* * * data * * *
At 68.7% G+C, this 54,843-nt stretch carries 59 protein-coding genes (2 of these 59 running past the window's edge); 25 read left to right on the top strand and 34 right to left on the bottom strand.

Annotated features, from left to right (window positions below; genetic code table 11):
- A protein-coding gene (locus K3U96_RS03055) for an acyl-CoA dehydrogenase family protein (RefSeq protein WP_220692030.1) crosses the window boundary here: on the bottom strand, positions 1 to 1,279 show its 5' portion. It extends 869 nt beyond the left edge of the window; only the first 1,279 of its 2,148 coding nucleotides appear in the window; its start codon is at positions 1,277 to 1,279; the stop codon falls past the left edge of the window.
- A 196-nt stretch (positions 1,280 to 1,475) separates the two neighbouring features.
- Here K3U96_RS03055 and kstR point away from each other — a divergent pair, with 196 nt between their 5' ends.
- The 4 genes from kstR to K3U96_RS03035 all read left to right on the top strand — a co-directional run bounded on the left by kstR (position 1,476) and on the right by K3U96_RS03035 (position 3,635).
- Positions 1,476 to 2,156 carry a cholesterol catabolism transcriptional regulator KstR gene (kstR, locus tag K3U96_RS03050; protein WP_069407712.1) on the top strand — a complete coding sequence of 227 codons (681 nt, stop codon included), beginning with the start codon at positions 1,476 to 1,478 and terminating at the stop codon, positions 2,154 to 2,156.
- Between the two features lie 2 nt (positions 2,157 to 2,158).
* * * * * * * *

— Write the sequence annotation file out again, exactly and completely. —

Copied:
At 68.7% G+C, this 54,843-nt stretch carries 59 protein-coding genes (2 of these 59 running past the window's edge); 25 read left to right on the top strand and 34 right to left on the bottom strand.

Annotated features, from left to right (window positions below; genetic code table 11):
- A protein-coding gene (locus K3U96_RS03055) for an acyl-CoA dehydrogenase family protein (RefSeq protein WP_220692030.1) crosses the window boundary here: on the bottom strand, positions 1 to 1,279 show its 5' portion. It extends 869 nt beyond the left edge of the window; only the first 1,279 of its 2,148 coding nucleotides appear in the window; its start codon is at positions 1,277 to 1,279; the stop codon falls past the left edge of the window.
- A 196-nt stretch (positions 1,280 to 1,475) separates the two neighbouring features.
- Here K3U96_RS03055 and kstR point away from each other — a divergent pair, with 196 nt between their 5' ends.
- The 4 genes from kstR to K3U96_RS03035 all read left to right on the top strand — a co-directional run bounded on the left by kstR (position 1,476) and on the right by K3U96_RS03035 (position 3,635).
- Positions 1,476 to 2,156 carry a cholesterol catabolism transcriptional regulator KstR gene (kstR, locus tag K3U96_RS03050; protein WP_069407712.1) on the top strand — a complete coding sequence of 227 codons (681 nt, stop codon included), beginning with the start codon at positions 1,476 to 1,478 and terminating at the stop codon, positions 2,154 to 2,156.
- Between the two features lie 2 nt (positions 2,157 to 2,158).